I had a session with my physio last week in which I posed the million dollar question for any injured runner. ‘Do you think I can try a run?’. My physio Zoe is brilliant. She’s honest, she doesn’t mollycoddle me and she doesn’t patronise. This may be because I’ve worked alongside her and we have a slightly different dynamic from a typical physio/patient relationship. It must be difficult treating someone who is a ‘spinal pain specialist’ and sometimes I’ve self diagnosed myself with all sorts of nonsense. Knowledge is good but pain can make one a tad irrational especially when you’re not sleeping. I think Zoe has known this and she’s always reassured me that I would get back to running.

So in the week when I asked the question she replied that she didn’t see why not. I had been swimming with no real pain back lash. Overall I was better. She suggested to try a jog just so we could establish where I was in my recovery. Half of me was pleased and the other half of me was terrified. The last time I had run was an eight miler nearly eleven weeks previously  Would I be up to running? How would my fitness be? Could I handle it? Would I be back to square one? So I went aqua jogging instead. Running but not running. The running motion but without any possible consequences.

During the rest of the week I thought about running but if I felt my back twinge or had a tingle in my calf I rejected the idea as ridiculous. I also bargained with myself that I didn’t have the opportunity with the boys being around and my husband working a bit later in the evening. So I left it. Then Saturday came and for some reason I couldn’t stop thinking about going for a run. I pondered how my back felt and it was ok. I had no leg symptoms. I then said it out loud to my husband ‘I think I’m going to try a run’. There was no confidence behind my statement. I couldn’t quite believe that after all those weeks of pain and lack of sleep I was actually considering it.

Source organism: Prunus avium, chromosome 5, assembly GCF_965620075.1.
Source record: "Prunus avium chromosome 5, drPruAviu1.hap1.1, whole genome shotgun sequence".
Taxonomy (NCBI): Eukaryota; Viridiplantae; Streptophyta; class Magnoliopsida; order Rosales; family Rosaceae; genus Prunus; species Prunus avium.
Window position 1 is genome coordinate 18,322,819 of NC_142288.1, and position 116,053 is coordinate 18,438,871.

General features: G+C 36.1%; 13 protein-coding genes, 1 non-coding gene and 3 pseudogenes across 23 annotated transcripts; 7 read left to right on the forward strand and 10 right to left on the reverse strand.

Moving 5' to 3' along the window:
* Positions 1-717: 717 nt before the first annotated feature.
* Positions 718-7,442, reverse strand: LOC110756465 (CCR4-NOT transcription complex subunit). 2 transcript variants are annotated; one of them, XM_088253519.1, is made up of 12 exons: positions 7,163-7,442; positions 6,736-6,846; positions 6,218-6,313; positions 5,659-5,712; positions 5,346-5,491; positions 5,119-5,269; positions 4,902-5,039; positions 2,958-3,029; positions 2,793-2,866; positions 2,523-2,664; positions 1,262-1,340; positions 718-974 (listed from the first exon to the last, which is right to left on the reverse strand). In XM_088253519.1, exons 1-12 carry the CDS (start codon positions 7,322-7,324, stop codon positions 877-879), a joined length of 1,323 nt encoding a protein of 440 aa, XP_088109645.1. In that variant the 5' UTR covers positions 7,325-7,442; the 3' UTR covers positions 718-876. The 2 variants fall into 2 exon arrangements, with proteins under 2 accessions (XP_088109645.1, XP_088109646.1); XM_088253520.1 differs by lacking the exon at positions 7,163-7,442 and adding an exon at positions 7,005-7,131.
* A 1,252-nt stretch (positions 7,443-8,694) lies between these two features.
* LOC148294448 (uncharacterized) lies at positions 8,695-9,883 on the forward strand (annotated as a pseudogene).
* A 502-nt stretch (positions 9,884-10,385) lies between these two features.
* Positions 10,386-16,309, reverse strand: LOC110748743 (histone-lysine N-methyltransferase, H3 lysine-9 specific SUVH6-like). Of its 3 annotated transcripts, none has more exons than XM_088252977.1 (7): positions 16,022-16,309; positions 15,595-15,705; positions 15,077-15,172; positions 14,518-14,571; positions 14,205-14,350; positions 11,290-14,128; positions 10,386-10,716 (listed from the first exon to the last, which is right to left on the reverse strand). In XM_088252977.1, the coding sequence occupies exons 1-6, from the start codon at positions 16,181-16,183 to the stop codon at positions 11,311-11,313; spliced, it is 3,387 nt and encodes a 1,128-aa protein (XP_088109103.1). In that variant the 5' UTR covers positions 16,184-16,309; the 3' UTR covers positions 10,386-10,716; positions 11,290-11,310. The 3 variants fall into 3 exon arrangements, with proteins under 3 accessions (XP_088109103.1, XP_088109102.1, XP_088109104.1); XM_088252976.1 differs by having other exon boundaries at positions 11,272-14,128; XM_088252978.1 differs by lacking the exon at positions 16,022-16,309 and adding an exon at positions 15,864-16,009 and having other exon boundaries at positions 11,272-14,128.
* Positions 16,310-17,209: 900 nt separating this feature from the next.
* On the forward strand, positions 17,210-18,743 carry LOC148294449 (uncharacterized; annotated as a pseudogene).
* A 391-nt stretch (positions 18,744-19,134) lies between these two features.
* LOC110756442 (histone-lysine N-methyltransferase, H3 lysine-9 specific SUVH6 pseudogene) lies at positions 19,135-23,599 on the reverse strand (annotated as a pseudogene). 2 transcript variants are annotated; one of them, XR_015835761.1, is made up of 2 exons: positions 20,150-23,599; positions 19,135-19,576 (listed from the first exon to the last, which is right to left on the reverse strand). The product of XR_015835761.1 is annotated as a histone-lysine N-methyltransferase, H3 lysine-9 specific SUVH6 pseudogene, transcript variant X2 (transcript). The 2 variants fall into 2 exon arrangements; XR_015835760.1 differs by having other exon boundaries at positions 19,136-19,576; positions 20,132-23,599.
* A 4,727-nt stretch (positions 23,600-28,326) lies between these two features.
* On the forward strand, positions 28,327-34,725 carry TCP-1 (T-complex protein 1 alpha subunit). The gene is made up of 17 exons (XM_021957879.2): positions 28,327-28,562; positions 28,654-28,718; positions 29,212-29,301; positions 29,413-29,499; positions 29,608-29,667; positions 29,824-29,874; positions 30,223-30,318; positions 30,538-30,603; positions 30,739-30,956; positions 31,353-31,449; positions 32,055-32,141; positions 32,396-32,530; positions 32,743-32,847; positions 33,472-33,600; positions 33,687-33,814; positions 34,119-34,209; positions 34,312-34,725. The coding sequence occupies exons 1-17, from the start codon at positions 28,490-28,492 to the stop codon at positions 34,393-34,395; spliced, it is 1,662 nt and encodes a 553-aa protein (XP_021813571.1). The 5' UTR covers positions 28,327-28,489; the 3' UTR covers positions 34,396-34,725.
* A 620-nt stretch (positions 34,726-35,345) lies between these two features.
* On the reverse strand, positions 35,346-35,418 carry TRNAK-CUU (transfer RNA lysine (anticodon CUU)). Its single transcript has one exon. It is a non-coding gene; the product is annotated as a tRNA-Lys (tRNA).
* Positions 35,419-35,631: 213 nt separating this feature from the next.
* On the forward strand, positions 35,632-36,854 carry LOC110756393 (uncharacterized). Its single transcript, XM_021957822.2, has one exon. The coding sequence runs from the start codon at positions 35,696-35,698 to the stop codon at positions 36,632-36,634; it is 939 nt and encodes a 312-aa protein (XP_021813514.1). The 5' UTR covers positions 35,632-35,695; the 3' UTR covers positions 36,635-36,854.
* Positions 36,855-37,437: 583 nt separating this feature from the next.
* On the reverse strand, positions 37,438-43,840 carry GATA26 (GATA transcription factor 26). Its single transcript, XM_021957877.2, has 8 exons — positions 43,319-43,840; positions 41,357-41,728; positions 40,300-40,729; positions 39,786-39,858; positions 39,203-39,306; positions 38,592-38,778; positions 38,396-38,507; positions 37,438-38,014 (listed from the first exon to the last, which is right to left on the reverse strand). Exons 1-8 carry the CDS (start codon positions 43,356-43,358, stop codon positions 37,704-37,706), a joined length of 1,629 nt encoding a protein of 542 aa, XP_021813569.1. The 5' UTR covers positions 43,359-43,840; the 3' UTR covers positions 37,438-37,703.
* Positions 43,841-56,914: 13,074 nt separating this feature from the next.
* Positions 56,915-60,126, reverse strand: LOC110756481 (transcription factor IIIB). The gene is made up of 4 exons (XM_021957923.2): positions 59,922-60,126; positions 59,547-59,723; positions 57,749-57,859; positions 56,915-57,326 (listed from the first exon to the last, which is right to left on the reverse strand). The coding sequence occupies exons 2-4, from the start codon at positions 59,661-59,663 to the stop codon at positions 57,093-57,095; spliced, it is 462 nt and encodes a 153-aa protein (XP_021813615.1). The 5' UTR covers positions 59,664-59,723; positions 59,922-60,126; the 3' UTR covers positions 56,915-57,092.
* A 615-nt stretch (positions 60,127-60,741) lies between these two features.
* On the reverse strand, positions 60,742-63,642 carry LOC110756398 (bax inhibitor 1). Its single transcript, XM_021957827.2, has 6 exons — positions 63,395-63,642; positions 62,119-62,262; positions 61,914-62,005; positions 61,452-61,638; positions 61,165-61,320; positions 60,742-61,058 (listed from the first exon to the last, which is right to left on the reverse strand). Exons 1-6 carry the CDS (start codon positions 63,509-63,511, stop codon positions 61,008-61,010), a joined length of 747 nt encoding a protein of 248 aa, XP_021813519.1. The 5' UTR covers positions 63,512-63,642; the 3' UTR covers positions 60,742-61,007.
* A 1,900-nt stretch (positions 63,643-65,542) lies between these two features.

I took myself upstairs and took my favourite pair of running leggings out of the drawer. For some reason I hugged them. Yes, I hugged my running leggings to my face and chest and I nuzzled them. Because I had missed them. I had missed this process of going upstairs and getting ready to go out running, picking out what to wear, the most appropriate gear for the weather that day.I had missed my running rituals. I changed into my running gear and then sat on the bed contemplating, asking myself if I was doing the right thing. Inner voices arguing over what to do for the best. Running won. I needed to know how running felt again. And so I went.

I ran for just over twenty minutes. It wasn’t fast but it wasn’t really slow. It wasn’t pretty but I didn’t feel dreadful. I had the start of a niggle in my calf but no back or buttock pain. I made sure I didn’t get over excited to be out and put strict limits on myself. The aim was just to test things out. I made it home kind of unscathed other than being achy but with my pride relatively intact. I was reluctant to acknowledge this as a win for running though. Back and nerve pain can be latent so I fully expected to be rolling around in agony hours later. But hours later I still felt ok. And today? Slight DOMS because I haven’t run for almost three months and a tight right buttock but I’m not popping pills or lying over pillows with a hot water bottle.

I’m still a bit nervous because it could be worse tomorrow.  All runners know that the day after the day after the run can be much worse so I’m holding my breath and remaining cynical. But not negative I refuse to feel negative. I don’t think I could do it again for a couple of days but I’m reassured by a few things, like my lack of pain while running and that my fitness hasn’t disappeared completely into the ether. But while I remain cynical there is a little disco going on in the runner part of my brain that I was able to do it. The last run I did seemed to be the turning point at setting things along this painful path but I’m hoping that now is the right time to run again and ease back in to it. I’m really hoping that what was bad 3 months ago might just make me better.